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Fossil Invertebrates

by Paul D. Taylor and David N. Lewis
Cambridge (MA): Harvard University Press, 2007. 208 pages.

"Our aim in this book," the authors explain, "is to introduce examples of the more common fossil invertebrates from around the world, as well as some rarer but scientifically significant fossils.

Dogs: Their Fossil Relatives and Evolutionary History

by Xiaoming Wang and Richard H. Tedford
New York: Columbia University Press, 2010. 232 pages.

Wang and Tedford present a detailed portrait of the evolution of canids over the past 40 million years, with chapters on methods of study and the place of dogs in nature, the origin of canids and other doglike carnivorous mammals, diversity: who is who in the dog family, anatomy and function: how the parts work, hunting and social activity, changing environments and canid evolution, going places: braving new worlds, and domestic dogs. John J.

Fossil Horses: Systematics, Paleobiology, and Evolution of the Family Equidae

by Bruce J. MacFadden
Cambridge: Cambridge University Press, 2008. 384 pages.

From the publisher: "The family Equidae have an extensive fossil record spanning the last 58 million years, and the evolution of the horse has frequently been used as a classic example of long-term evolution. In recent years, however, there have been many important discoveries of fossil horses, and these, in conjunction with such new methods as cladistics, and techniques like precise geochronology, have allowed us to achieve a much greater understanding of the evolution and biology of this important group.

Beasts of Eden: Walking Whales, Dawn Horses, and Other Enigmas of Mammal Evolution

by David Rains Wallace
Berkeley (CA): University of California Press, 2005. 368 pages.

From the publisher: "In this literate and entertaining book, eminent naturalist David Rains Wallace brings the saga of ancient mammals to a general audience for the first time.

The Rise of Placental Mammals: Origins and Relationships of the Major Extant Clades

by Kenneth D. Rose and J. David Archibald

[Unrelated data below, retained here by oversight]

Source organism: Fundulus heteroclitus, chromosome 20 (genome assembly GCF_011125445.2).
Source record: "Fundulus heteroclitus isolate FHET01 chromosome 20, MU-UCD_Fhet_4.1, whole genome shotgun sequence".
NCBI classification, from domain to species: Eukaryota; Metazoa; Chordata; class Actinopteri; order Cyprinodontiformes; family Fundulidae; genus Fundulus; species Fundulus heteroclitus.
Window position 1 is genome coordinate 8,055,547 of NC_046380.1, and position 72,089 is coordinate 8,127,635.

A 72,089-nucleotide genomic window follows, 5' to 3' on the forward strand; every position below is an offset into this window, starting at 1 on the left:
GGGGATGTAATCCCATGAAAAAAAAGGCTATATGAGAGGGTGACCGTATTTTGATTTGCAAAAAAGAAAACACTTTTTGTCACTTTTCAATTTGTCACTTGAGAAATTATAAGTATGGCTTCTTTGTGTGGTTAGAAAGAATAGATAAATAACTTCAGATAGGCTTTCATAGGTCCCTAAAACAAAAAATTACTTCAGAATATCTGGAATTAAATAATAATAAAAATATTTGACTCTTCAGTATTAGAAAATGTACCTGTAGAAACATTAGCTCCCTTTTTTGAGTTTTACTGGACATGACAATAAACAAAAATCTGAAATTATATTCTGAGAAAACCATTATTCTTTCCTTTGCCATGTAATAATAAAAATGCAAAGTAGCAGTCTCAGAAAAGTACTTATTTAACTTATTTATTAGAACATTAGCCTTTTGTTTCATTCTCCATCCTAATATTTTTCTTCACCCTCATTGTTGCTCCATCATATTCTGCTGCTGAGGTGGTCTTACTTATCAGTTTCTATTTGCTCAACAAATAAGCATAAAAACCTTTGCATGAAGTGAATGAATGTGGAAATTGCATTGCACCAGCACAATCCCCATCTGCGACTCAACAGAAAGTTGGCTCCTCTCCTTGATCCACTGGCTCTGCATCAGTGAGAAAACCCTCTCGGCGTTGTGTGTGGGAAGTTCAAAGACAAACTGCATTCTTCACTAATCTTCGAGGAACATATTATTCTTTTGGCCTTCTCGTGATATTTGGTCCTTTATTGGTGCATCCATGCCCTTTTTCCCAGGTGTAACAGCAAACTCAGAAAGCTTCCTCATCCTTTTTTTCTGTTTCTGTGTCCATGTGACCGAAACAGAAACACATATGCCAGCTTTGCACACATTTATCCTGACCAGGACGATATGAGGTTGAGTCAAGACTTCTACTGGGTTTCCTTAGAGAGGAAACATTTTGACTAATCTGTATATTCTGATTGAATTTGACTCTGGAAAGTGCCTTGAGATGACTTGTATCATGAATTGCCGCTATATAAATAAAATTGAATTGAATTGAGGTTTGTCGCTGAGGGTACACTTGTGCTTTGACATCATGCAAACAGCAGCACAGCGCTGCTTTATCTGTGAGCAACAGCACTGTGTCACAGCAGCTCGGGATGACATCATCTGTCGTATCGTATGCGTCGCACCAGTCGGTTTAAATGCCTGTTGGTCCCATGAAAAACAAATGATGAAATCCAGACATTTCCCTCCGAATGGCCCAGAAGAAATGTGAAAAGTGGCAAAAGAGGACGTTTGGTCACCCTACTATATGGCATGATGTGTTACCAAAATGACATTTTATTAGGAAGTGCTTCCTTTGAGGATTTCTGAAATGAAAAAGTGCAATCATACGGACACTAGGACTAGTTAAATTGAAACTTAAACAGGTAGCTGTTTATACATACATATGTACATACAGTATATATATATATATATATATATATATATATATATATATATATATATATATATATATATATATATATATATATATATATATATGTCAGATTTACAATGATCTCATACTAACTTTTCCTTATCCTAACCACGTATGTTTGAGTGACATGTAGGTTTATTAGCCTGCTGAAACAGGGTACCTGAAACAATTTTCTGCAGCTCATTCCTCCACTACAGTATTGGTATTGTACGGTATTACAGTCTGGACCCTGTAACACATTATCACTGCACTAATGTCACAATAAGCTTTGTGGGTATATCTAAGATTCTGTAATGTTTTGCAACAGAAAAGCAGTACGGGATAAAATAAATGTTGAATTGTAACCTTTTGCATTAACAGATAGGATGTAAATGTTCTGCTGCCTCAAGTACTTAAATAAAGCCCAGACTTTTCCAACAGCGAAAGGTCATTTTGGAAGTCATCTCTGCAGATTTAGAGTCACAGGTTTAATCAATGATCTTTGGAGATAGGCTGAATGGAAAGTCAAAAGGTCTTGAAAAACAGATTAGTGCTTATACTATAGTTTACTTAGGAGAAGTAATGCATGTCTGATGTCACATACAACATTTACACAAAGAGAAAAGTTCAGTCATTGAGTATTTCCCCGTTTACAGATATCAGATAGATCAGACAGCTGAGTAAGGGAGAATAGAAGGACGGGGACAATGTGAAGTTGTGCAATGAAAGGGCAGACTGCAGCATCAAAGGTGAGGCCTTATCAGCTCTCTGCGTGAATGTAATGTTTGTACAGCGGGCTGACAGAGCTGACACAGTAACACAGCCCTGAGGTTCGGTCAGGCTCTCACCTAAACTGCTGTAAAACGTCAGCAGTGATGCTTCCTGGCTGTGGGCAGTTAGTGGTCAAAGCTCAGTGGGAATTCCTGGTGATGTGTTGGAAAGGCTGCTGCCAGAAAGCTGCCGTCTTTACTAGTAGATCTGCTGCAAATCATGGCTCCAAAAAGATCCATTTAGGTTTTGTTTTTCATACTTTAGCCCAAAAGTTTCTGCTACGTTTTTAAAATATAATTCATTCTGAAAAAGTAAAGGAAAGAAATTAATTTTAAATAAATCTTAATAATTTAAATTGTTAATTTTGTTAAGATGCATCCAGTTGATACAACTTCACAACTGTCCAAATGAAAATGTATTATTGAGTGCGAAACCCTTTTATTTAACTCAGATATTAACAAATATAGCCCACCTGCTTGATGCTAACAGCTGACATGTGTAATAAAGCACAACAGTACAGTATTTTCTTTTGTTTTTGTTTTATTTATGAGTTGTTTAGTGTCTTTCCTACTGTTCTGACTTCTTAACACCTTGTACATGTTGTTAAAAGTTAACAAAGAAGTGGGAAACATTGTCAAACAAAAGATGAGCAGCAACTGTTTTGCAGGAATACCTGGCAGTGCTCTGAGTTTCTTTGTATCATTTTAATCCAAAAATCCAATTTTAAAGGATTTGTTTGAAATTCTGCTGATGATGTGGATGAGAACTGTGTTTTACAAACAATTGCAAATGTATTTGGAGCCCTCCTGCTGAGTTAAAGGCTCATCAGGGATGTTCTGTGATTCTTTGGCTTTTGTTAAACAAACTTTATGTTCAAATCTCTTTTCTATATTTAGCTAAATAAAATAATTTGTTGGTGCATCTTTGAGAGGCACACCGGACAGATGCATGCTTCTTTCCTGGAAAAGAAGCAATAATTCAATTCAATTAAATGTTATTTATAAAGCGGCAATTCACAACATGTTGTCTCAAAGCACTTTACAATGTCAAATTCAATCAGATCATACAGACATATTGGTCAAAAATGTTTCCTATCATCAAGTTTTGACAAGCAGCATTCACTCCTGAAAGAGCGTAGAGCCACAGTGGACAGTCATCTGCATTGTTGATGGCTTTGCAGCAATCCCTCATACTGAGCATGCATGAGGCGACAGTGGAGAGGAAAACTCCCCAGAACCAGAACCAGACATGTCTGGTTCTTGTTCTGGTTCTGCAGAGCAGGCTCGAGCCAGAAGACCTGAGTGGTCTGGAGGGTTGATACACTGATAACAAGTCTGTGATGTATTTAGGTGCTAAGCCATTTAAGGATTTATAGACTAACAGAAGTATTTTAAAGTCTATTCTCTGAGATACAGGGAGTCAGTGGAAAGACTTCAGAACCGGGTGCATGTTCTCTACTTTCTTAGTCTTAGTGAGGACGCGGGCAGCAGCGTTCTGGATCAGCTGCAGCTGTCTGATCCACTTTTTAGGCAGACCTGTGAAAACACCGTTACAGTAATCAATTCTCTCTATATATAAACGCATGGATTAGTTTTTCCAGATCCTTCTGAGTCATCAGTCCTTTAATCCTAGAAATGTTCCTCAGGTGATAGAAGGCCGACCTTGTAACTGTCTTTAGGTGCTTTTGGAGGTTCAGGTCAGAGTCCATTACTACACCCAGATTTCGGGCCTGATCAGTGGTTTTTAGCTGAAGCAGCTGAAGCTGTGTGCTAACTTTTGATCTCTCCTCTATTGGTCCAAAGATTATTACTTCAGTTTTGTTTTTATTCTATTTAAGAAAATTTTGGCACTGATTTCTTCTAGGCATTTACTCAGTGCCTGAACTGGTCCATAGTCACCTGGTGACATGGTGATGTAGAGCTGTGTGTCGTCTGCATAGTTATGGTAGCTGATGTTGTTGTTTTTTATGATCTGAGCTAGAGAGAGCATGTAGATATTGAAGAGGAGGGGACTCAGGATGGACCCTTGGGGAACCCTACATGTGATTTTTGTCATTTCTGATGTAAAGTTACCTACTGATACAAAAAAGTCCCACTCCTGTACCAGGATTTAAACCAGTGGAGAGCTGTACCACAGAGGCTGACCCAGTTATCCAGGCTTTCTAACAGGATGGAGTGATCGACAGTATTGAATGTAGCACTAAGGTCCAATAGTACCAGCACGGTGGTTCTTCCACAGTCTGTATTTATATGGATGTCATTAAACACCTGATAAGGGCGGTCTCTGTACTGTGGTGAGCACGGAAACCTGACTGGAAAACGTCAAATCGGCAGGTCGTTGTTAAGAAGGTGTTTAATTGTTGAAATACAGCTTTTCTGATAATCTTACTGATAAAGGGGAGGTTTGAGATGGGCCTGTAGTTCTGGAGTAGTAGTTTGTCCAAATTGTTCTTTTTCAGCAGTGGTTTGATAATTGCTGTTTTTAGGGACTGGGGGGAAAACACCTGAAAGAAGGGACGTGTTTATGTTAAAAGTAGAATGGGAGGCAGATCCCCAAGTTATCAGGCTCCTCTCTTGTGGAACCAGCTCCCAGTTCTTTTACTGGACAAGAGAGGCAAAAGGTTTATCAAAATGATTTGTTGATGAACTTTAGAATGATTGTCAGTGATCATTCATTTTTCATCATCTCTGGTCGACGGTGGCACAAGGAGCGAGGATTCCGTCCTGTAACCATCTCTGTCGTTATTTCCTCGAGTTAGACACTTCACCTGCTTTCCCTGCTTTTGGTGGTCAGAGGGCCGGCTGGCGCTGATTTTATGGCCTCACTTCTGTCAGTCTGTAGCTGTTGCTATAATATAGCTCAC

Baltimore (MD): The Johns Hopkins University Press, 2005. 280 pages.

Rose and Archibald preside over a detailed summary of both the consensus and significant minority viewpoints on the initial radiation and ordinal relationships of placental mammals.

The Beginning of the Age of Mammals

by Kenneth D. Rose
Baltimore (MD): The Johns Hopkins University Press, 2006. 448 pages.

The Beginning of the Age of Mammals provides a magisterial (and marvelously illustrated) survey of the evolution of mammals, beginning with their origin in the Mesozoic and continuing through the early Cenozoic.

After the Dinosaurs: The Age of Mammals

by Donald R. Prothero
Bloomington (IN): Indiana University Press, 2006. 384 pages.

Donald R. Prothero offers a comprehensive look at the diversification of the mammals throughout the Cenozoic Era, suitable for the specialist and the general reader alike.

The Origin and Evolution of Mammals

by T. S. Kemp
New York: Oxford University Press, 2005. 342 pages.

"These are exciting times to be a palaeomammalogist!" T. S. Kemp exclaims in his introduction to his textbook, which updates and extends his Mammal-like Reptiles and the Origin of Mammals (1982). The reviewer for the Journal of Mammalian Evolution comments, "The readership targeted consists mostly of university students and paleontologists, but some of the broader topics will be of interest to evolutionary biologists and most scientists with a natural history background.

Mammoths, Sabertooths, and Hominids: 65 Million Years of Mammalian Evolution in Europe

by Jordi Agustí and Mauricio Antón
New York: Columbia University Press, 2005. 328 pages.

From the publisher: "Mammoths, Sabertooths, and Hominids takes us on a journey through 65 million years, from the aftermath of the extinction of the dinosaurs to the glacial climax of the Pleistocene epoch; from the rain forests of the Paleocene and the Eocene, with their lemur-like primates, to the harsh landscape of the Pleistocene Steppes, home to the woolly mammoth. ... Finally, it is a journey through the complexity of mammalian evolution, a review of the changes and adaptations that have allowed mammals to flourish and become the dominant land vertebrates on Earth."

Glorified Dinosaurs: The Origin and Early Evolution of Birds

by Luis Chiappe
Hoboken (NJ): John Wiley & Sons, 2007. 192 pages.

Glorified Dinosaurs presents a comprehensive summary of the exciting paleontological discoveries that provide evidence for the dinosaurian ancestry of birds. The reviewer for Natural History wrote, "In this handsome book, whose brilliant illustrations and magisterial breadth beg comparison with Bert Hölldobler and Edward O. Wilson's classic monograph, The Ants, Chiappe lays out the evidence and presents the case with a flourish ...

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